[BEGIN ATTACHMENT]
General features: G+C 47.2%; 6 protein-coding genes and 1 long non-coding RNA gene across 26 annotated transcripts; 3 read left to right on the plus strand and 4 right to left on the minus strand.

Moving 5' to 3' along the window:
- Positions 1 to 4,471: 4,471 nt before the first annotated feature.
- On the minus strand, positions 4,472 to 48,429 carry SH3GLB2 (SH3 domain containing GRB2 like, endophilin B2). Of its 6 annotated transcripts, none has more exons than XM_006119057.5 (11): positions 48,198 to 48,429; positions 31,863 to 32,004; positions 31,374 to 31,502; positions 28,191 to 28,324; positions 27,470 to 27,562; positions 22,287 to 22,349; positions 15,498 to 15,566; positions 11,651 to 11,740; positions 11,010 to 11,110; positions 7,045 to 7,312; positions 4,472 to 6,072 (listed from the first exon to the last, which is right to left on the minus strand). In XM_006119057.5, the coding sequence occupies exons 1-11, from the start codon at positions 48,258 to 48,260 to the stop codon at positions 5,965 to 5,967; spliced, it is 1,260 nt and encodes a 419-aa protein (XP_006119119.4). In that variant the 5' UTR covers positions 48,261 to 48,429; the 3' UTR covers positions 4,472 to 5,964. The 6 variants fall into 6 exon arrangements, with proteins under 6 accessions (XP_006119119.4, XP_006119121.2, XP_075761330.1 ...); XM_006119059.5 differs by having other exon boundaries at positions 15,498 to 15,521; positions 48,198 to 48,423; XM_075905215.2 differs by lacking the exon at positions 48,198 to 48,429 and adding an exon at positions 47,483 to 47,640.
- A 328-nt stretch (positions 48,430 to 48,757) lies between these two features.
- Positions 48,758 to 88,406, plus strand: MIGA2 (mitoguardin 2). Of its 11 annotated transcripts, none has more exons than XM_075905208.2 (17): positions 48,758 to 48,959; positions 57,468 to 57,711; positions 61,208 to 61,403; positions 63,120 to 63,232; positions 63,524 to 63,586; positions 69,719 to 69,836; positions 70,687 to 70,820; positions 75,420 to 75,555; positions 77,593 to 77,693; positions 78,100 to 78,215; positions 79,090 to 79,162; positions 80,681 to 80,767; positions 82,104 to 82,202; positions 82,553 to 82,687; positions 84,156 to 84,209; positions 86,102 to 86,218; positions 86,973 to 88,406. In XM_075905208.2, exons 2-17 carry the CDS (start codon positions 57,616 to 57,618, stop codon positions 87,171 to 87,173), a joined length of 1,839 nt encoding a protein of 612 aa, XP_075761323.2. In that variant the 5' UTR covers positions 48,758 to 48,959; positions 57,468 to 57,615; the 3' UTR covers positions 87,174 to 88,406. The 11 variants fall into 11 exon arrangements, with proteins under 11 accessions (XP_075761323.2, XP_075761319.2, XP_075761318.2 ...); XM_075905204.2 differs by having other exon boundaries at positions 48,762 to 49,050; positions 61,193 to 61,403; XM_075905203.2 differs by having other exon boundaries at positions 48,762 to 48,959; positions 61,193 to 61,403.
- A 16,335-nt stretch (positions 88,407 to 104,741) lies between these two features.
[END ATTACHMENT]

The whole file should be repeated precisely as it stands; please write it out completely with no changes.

General features: G+C 47.2%; 6 protein-coding genes and 1 long non-coding RNA gene across 26 annotated transcripts; 3 read left to right on the plus strand and 4 right to left on the minus strand.

Moving 5' to 3' along the window:
- Positions 1 to 4,471: 4,471 nt before the first annotated feature.
- On the minus strand, positions 4,472 to 48,429 carry SH3GLB2 (SH3 domain containing GRB2 like, endophilin B2). Of its 6 annotated transcripts, none has more exons than XM_006119057.5 (11): positions 48,198 to 48,429; positions 31,863 to 32,004; positions 31,374 to 31,502; positions 28,191 to 28,324; positions 27,470 to 27,562; positions 22,287 to 22,349; positions 15,498 to 15,566; positions 11,651 to 11,740; positions 11,010 to 11,110; positions 7,045 to 7,312; positions 4,472 to 6,072 (listed from the first exon to the last, which is right to left on the minus strand). In XM_006119057.5, the coding sequence occupies exons 1-11, from the start codon at positions 48,258 to 48,260 to the stop codon at positions 5,965 to 5,967; spliced, it is 1,260 nt and encodes a 419-aa protein (XP_006119119.4). In that variant the 5' UTR covers positions 48,261 to 48,429; the 3' UTR covers positions 4,472 to 5,964. The 6 variants fall into 6 exon arrangements, with proteins under 6 accessions (XP_006119119.4, XP_006119121.2, XP_075761330.1 ...); XM_006119059.5 differs by having other exon boundaries at positions 15,498 to 15,521; positions 48,198 to 48,423; XM_075905215.2 differs by lacking the exon at positions 48,198 to 48,429 and adding an exon at positions 47,483 to 47,640.
- A 328-nt stretch (positions 48,430 to 48,757) lies between these two features.
- Positions 48,758 to 88,406, plus strand: MIGA2 (mitoguardin 2). Of its 11 annotated transcripts, none has more exons than XM_075905208.2 (17): positions 48,758 to 48,959; positions 57,468 to 57,711; positions 61,208 to 61,403; positions 63,120 to 63,232; positions 63,524 to 63,586; positions 69,719 to 69,836; positions 70,687 to 70,820; positions 75,420 to 75,555; positions 77,593 to 77,693; positions 78,100 to 78,215; positions 79,090 to 79,162; positions 80,681 to 80,767; positions 82,104 to 82,202; positions 82,553 to 82,687; positions 84,156 to 84,209; positions 86,102 to 86,218; positions 86,973 to 88,406. In XM_075905208.2, exons 2-17 carry the CDS (start codon positions 57,616 to 57,618, stop codon positions 87,171 to 87,173), a joined length of 1,839 nt encoding a protein of 612 aa, XP_075761323.2. In that variant the 5' UTR covers positions 48,758 to 48,959; positions 57,468 to 57,615; the 3' UTR covers positions 87,174 to 88,406. The 11 variants fall into 11 exon arrangements, with proteins under 11 accessions (XP_075761323.2, XP_075761319.2, XP_075761318.2 ...); XM_075905204.2 differs by having other exon boundaries at positions 48,762 to 49,050; positions 61,193 to 61,403; XM_075905203.2 differs by having other exon boundaries at positions 48,762 to 48,959; positions 61,193 to 61,403.
- A 16,335-nt stretch (positions 88,407 to 104,741) lies between these two features.